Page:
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Doctor’s calling

PREETI ZACHARIAH
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BOOK Gynaecologist Eva Bell writes fictionalised stories of real-life incidents

Eva Bell always wanted to write but, “My father didn’t allow it. He said I must have a profession.” She went on to do medicine and became a leading gynaecologist but her dream to write never died. “My novels are all set in the places I worked in and are based on the people I met. And now that I’ve retired, I am writing all the time,” she says.Her latest novel, Runaway Widow which tells the tale of Tara, a child widow who flees from the narrow confines of her village to Bombay also has an autobiographical element to it.

“The widow is actually my cousin and much of the content in the book, including child marriage and demon worship, actually happens.”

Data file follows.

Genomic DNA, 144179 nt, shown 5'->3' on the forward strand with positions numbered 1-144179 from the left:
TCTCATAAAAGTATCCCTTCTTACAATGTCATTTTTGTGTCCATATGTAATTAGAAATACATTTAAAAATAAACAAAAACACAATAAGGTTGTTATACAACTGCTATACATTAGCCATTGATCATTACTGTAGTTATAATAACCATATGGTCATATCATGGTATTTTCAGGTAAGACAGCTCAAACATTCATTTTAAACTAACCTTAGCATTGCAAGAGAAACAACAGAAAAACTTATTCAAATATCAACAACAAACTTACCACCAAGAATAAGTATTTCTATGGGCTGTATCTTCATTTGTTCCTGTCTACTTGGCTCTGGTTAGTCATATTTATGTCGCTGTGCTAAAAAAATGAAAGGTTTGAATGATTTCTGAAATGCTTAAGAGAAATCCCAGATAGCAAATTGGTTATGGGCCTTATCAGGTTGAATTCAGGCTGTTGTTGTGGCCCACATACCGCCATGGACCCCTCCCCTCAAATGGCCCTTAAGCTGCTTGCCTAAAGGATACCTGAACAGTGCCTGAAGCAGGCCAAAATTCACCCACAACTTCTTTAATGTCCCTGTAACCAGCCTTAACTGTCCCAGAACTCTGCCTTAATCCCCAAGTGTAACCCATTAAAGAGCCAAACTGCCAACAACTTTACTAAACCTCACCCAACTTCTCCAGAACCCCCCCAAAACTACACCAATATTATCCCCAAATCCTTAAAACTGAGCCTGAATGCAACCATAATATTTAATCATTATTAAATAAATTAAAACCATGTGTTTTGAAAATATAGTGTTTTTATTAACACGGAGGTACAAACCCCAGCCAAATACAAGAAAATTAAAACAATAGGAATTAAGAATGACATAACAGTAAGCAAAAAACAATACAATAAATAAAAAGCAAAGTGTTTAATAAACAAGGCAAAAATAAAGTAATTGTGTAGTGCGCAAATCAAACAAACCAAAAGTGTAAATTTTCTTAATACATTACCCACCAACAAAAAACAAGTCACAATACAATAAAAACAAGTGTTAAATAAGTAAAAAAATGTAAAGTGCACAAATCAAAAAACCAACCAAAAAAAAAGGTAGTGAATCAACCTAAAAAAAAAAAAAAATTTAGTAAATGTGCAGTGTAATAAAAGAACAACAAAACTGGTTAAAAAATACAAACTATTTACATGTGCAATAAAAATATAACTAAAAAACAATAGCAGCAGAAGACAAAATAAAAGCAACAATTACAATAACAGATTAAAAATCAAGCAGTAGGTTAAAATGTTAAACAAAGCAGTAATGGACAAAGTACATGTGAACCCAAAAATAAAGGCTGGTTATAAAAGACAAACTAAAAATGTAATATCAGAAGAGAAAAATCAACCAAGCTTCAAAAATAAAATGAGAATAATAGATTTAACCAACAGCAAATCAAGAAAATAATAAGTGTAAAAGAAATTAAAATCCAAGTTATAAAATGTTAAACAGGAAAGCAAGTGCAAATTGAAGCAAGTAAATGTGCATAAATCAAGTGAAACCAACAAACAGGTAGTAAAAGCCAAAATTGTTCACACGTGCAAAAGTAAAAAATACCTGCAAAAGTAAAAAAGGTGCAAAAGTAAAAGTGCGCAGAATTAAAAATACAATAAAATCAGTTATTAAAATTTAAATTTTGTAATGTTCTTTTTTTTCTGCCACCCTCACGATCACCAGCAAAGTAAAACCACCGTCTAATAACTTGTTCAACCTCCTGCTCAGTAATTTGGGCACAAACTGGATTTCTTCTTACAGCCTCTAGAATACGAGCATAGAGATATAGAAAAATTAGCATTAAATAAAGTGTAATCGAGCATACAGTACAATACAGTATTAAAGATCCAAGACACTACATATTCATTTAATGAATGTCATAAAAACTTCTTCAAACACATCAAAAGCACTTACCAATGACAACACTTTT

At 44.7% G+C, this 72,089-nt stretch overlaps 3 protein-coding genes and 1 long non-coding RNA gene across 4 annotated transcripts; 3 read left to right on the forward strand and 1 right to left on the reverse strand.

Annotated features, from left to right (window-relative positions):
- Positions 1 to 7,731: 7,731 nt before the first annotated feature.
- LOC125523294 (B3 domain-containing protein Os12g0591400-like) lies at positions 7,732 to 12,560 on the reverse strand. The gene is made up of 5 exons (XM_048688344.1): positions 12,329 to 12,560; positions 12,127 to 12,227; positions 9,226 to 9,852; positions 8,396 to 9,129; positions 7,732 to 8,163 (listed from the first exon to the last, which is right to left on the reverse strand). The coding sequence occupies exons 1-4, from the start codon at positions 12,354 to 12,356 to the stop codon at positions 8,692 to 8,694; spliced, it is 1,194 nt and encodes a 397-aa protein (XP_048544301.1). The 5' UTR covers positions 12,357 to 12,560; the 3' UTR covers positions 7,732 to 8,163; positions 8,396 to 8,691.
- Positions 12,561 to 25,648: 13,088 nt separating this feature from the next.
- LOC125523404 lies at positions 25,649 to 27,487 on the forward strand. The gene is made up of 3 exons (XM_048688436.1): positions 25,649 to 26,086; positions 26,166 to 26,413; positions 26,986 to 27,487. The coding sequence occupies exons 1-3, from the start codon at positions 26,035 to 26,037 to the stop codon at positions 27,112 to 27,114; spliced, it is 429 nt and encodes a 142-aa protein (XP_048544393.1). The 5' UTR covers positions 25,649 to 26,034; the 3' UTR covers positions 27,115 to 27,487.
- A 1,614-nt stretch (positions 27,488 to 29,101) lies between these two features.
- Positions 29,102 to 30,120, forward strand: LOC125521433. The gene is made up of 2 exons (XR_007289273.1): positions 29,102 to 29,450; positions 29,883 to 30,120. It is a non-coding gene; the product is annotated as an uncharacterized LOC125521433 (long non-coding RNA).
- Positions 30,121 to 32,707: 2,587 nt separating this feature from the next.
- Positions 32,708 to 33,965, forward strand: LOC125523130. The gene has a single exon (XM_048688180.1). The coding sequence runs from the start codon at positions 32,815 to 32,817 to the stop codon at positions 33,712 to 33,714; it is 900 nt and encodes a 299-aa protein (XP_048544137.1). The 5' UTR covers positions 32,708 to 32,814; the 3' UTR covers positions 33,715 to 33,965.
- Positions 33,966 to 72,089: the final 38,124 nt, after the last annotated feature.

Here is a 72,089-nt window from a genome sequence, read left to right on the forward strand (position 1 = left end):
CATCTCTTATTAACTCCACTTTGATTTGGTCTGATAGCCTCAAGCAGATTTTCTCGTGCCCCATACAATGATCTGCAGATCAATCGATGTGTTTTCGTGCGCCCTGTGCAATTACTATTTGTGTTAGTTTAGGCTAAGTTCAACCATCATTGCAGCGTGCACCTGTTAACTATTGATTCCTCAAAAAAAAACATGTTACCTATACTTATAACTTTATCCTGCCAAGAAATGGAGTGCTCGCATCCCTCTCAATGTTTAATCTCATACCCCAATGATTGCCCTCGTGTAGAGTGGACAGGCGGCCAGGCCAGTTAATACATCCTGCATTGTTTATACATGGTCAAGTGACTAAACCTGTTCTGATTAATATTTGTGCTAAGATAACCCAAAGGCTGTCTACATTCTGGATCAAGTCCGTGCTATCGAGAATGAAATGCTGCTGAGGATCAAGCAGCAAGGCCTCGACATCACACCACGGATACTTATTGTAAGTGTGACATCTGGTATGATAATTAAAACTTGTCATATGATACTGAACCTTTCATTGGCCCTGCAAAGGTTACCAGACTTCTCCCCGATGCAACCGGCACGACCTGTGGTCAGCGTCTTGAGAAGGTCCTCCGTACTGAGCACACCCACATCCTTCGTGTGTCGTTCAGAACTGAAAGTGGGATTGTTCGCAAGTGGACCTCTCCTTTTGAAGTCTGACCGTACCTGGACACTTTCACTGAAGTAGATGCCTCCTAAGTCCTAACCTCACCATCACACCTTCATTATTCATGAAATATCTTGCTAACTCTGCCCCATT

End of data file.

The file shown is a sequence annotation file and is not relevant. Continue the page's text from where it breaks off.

Additionally, she has written three other novels two children’s books, and two non-fiction, in addition to several short-stories and articles that have appeared in various publications. Although she bases her books on a variety of settings, including a war-front, hospital ward, villages, and big cities, what remains common is the protagonist she creates. “I always write in the voice of a woman and the women I create are always strong. I find it easier to write in that voice because my whole professional life has been with women and I think that inherently we are all bound together,” she says. On her future plans she says, “My next book is the story of children who have been adopted from India by Germans. When they grow up they want to go back to the country of their origin and meet their biological parents. But it is very difficult to find the parents.”

PREETI ZACHARIAH

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